You’re right. In my first blog about the Machetero Air Force Ones, I didn’t comment on my reaction to the sneakers beyond saying it was painful to see Filiberto’s face on them. I didn’t elaborate because I didn’t want to rant.
But then you wrote that email clearly stating your position and wanting to know mine. You asked: “Why was it so painful to look at those sneakers?” I’ll answer by allowing myself to go into the rant I initially thought I should avoid. So here goes. Take it with a grain of salt: Like everyone else, I’m a walking tangle of contradictions.
When I first saw Filiberto on those sneakers, I had to pause for a few seconds. My skin prickled and I felt a mix of anxiety and pain at the mouth of my stomach.
Looking at the sneakers: I was faced with the image of that awe-inspiring man known as Filiberto, with all his flaws and his merits, who died a tragic death in the midst of tragic circumstances. He was a man I only saw from a distance, most often on TV and newspapers. I saw him in person only once, during his 1989 trial at the Old San Juan Federal Court. He irradiated dignity, composure and eloquence as he presented his own legal defense (he refused a layer). Later that same night, I saw his shadow flashing a light from his prison cell window—a greeting to the crowd of his supporters gathered on the street below. Filiberto was a myth of our times, a man whose death I cried over not knowing exactly why. It was not precisely that I was a Filiberto devotee, though I certainly admired his strength and his standing by his principles. When he died, I felt as if my uncle or a close friend of my family had passed.
Still looking at the sneakers: I was shocked at seeing Filiberto’s face emblazoned on those ridiculously expensive sneakers made by folks who get paid dirt. Those Nikes, among many other consumer items, represent "cool" in our society. Those sneakers are even tied into people's identities and sense of worth. Nikes are one of the many items for sale that inspire folks to trample others on the way to the store shelves, one of those items that people are willing to stand in line overnight for. Frankly, I despise those sneakers and what they represent.
I intend no disrespect to fashion buffs and sneaker connoisseurs. This is certainly not a judgment of Nike fans. The artist himself says he chose the Air Force Ones to grapple with his own attraction to the shoe. But it just so happens that I do not find sneakers appealing at all. It also just so happens that I’m fashion illiterate.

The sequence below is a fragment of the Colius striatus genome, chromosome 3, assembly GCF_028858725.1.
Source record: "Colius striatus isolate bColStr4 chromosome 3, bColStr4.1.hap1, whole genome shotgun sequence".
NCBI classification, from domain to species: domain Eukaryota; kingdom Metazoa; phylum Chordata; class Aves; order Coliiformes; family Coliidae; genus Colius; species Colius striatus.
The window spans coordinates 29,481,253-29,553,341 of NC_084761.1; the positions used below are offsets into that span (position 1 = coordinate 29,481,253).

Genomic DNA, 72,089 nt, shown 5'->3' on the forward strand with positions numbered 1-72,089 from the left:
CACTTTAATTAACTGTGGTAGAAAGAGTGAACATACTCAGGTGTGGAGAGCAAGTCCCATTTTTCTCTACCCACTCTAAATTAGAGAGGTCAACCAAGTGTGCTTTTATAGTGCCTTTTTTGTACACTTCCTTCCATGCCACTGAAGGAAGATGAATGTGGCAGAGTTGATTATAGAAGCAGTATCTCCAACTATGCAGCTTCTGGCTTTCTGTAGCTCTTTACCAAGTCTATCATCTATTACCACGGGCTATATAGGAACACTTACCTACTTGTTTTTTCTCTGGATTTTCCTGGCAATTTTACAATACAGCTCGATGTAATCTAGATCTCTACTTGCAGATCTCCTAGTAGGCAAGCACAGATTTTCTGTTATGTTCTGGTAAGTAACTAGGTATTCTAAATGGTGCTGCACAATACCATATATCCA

My visceral reaction to the Machetero Air Force Ones is partly related to politics, partly related to personal history and partly just a matter of taste.
Once upon a time, I was a teenager in Puerto Rico. Like most other teenagers around me, I was obsessed with designer labels and being cool. I was ashamed of my struggling single mom and what she couldn't get for me.
I never got into sneakers. I don't get "sneaker culture." But I understand a reasonable facsimile in the designer labels (Esprit, Jordache, Benetton) I lusted after in my teens.
My reaction to the Machetero AF1s has much to do with the anger I feel over all the time and energy I spent on a useless attempt to make myself happy by buying items that I thought would make me cool. Now I'm a grown woman who is in a different place but remembers wasting so much effort on looking for happiness where happiness is impossible to find. And, sometimes, I feel like screaming... PLEASE LETS JUST STOP WASTING OUR TIME BUYING ALL THIS USELESS SHIT.
At the most basic level, the pain I felt over Luciano’s Nikes has to do with my shock over seeing Filiberto's face on what I consider to be one of the ultimate examples of overpriced, overrated, ugly merchandise.
But, then again, my sense of style matters little in the larger picture. The fact is many people in the know revere Nikes, not only for their beauty, but also for practical reasons. AF1s fans say they are amazingly comfortable. And, after all, most of us wear something on our feet most of the time. So, since we do have to buy footwear, and since many will buy AF1s as their footwear of choice, then why not wear AF1s that have symbols of social-consciousness or national pride, like the Filiberto Uptowns?
I’m not saying yes or no, wrong or right. I’m just venting on my initial reaction to them.
The implications of the Machetero AF1s go way beyond the specific evils of the Nike empire or the peculiarities of Filiberto Ojeda Rios as a man and as a symbol of Puerto Rican nationalism. For me, these Nikes represent the crossroads where our consumerist obsessions, politics and fashion meet.
Fashion and politics. Social justice and consumption. We all walk (and stumble over) the line.
As Bryan Vargas wrote in a blog comment, Miguel Luciano has long been exploring these issues in his work. For example, take the image below titled Exterminio de Nuestros Indios (Extermination of Our Indians), acrylic on paper, 2005.
Though I have been a fan of Luciano’s work for a while, it was his Pure Plantainum project that blew my mind since it connected so closely with the issues that I write about in terms of youth culture and popular music.
But neither plantains nor bling can evoke for me the violent gut reaction that Filiberto’s face on the AF1s does. Except, that is, for this photo from the Pure Plantainum series:
Once the plátano bling is on the boy, Pure Plantainum stops stimulating my brain; it just stops my heart. There, for me, is the human face of the tragedy. Just like Filiberto’s face on the Machetero AF1s.
I’m grateful to Miguel Luciano for jabbing his finger into our open wounds—like a good artist should.
And I’m grateful to you, Danny, and to all the other folks who have emailed me or posted comments on this blog for making me question and fine-tune my ideas and strategies for action.